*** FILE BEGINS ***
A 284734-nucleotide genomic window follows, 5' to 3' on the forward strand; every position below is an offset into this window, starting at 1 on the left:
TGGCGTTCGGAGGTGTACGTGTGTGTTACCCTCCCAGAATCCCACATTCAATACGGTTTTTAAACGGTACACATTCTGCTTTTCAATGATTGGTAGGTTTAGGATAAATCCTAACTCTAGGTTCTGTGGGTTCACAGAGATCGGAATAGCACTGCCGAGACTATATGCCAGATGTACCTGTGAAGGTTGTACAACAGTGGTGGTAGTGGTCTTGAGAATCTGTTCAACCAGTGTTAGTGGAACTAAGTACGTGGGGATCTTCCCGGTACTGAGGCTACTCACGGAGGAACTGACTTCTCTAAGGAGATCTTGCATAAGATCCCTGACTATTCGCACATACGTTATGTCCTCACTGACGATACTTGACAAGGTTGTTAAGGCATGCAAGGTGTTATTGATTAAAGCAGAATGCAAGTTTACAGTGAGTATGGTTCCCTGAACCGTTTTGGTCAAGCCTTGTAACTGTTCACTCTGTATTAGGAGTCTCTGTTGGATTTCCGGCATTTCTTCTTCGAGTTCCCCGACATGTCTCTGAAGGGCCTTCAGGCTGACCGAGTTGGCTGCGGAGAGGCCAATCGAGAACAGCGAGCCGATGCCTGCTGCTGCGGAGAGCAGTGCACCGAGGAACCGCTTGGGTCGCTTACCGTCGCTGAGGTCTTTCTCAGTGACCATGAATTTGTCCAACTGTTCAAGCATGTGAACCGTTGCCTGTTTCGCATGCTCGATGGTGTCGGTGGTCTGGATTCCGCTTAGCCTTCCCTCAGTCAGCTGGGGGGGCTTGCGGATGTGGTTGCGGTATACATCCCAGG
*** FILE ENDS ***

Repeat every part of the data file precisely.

A 284734-nucleotide genomic window follows, 5' to 3' on the forward strand; every position below is an offset into this window, starting at 1 on the left:
TGGCGTTCGGAGGTGTACGTGTGTGTTACCCTCCCAGAATCCCACATTCAATACGGTTTTTAAACGGTACACATTCTGCTTTTCAATGATTGGTAGGTTTAGGATAAATCCTAACTCTAGGTTCTGTGGGTTCACAGAGATCGGAATAGCACTGCCGAGACTATATGCCAGATGTACCTGTGAAGGTTGTACAACAGTGGTGGTAGTGGTCTTGAGAATCTGTTCAACCAGTGTTAGTGGAACTAAGTACGTGGGGATCTTCCCGGTACTGAGGCTACTCACGGAGGAACTGACTTCTCTAAGGAGATCTTGCATAAGATCCCTGACTATTCGCACATACGTTATGTCCTCACTGACGATACTTGACAAGGTTGTTAAGGCATGCAAGGTGTTATTGATTAAAGCAGAATGCAAGTTTACAGTGAGTATGGTTCCCTGAACCGTTTTGGTCAAGCCTTGTAACTGTTCACTCTGTATTAGGAGTCTCTGTTGGATTTCCGGCATTTCTTCTTCGAGTTCCCCGACATGTCTCTGAAGGGCCTTCAGGCTGACCGAGTTGGCTGCGGAGAGGCCAATCGAGAACAGCGAGCCGATGCCTGCTGCTGCGGAGAGCAGTGCACCGAGGAACCGCTTGGGTCGCTTACCGTCGCTGAGGTCTTTCTCAGTGACCATGAATTTGTCCAACTGTTCAAGCATGTGAACCGTTGCCTGTTTCGCATGCTCGATGGTGTCGGTGGTCTGGATTCCGCTTAGCCTTCCCTCAGTCAGCTGGGGGGGCTTGCGGATGTGGTTGCGGTATACATCCCAGG